In referring to a once-great show, people often fall back on the argument that said-show, even at its current, anemic state, or with a mediocre to below average installment, “is still better than 99% of the crap that’s out there.” I’ve heard it quite often with respect to the Simpsons, for instance, or The Office more recently, and I hate the line of reasoning. First off, it’s not remotely true, especially in the examples cited. “The Dinner Party” or “Phyllis’ Wedding” are excruciatingly bad, by any reasonable measure of television quality, as are “Homer vs. Dignity” and “Saddlesore Galactica” (or the one where Homer gets raped by a panda, and the one with leprechaun jockeys, respectively, probably the two most mentioned episodes in accordance with the topic of The Simpsons’ decline). Second, it sidesteps the premise of the critique entirely – that the show, by the lofty standards it has created for itself, is simply no longer worthy of the name. Why shouldn’t my levels of expectation be higher for something that has demonstrated consistent quality in the past? Why shouldn’t I be particularly offended by a bland episode that does nothing but ride the coattails of the show’s name – sometimes embarrassingly so, as in the case of Frank Grimes Jr.? I might get nostalgic, but I don’t have a lingering gratefulness for a brand name. The Office has been a mediocre show, and is currently the weakest link on NBC’s Thursday night lineup. The Simpsons, when I stopped watching nearly 10 years ago, was virtually unwatchable at the time (tangentially, I enjoyed the movie, but my expectations were down in the basement). Trash is trash.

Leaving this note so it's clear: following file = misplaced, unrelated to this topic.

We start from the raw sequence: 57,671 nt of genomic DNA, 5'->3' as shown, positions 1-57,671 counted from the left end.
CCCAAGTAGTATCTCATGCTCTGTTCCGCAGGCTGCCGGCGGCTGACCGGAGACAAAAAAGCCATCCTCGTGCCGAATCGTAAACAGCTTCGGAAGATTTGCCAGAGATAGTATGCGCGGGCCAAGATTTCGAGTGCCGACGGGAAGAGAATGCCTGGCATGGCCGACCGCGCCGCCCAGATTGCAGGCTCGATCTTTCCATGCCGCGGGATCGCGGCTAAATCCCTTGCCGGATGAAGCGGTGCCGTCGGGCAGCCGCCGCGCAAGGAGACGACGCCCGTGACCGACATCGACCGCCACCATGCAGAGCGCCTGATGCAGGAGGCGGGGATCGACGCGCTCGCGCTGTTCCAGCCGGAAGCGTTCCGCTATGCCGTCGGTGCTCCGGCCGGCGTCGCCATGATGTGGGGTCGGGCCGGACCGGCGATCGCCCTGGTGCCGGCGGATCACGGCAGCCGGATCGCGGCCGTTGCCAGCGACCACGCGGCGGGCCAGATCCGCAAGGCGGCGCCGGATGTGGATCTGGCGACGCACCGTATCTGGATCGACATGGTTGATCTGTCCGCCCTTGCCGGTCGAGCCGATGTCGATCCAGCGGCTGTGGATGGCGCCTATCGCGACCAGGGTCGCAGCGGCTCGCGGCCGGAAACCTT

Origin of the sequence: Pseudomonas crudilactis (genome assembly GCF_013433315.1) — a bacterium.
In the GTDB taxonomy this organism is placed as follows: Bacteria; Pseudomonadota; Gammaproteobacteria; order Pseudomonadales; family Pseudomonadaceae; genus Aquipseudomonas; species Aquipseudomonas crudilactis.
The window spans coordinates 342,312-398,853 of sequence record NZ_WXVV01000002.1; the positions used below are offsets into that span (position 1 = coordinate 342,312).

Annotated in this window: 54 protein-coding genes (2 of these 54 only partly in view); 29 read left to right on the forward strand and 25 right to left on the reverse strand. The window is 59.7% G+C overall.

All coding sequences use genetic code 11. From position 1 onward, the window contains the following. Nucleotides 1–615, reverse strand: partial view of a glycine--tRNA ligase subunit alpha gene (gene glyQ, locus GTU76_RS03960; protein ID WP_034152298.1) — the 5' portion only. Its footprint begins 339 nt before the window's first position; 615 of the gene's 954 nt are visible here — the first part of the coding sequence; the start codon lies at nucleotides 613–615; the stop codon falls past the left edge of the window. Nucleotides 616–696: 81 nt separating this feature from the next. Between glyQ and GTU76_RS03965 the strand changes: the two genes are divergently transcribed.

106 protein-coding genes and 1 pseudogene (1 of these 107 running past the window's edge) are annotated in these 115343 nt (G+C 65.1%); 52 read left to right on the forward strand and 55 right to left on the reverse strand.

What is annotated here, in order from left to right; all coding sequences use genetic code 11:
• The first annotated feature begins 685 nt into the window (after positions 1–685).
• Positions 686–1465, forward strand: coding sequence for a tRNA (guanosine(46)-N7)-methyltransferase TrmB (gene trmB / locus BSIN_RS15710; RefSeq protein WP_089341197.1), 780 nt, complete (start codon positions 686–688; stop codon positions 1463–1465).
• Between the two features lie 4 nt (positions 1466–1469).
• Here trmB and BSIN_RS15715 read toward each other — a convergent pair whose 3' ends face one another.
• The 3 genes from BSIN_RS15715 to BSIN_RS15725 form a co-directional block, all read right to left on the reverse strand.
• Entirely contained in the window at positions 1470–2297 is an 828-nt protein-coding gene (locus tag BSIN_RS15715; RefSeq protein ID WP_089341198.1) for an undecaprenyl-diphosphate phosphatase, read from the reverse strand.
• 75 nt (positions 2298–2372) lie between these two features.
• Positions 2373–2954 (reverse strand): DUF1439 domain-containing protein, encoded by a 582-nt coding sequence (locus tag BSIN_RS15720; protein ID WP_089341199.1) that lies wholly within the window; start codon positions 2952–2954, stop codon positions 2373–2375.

I stopped watching 24 regularly sometime during Season 6. Even throughout the previous two years, the show had already become somewhat of a parody of itself. The first three years had been unparalleled. Not only was it incredibly tense, well-paced, well-acted, and simply thrilling, but it was focused. Yes, there were different acts, and different settings, but the main story flowed beautifully, with kind of a natural progression and tension building through the course of the season. Starting with Season 4, however (the one I traced in four parts on this blog five years ago), that singular focus disappeared. I always maintain that the show amped up the stakes too early in its life, and I guess the writers never felt comfortable enough to shrink the scope. It was as though they had written themselves into a corner once they went to the nuclear option (Season 2). The only way to move from there, and from biological weapons (Season 3), was to have multiple threats. 24 thus became almost like a bad videogame. Jack’s quest uncovered one master plan after another, exposed one true villain after another. The internal consistency of the show was no more – if you stepped back and thought about the season in its entirety, the decisions that villains made early on in the year made no sense when you considered their supposed overall plan. The most egregious violation of this, actually, was basically the reason I stopped watching the show: this was Graem, the evil mastermind of Season 5, casually revealed as Jack’s brother in Season 6.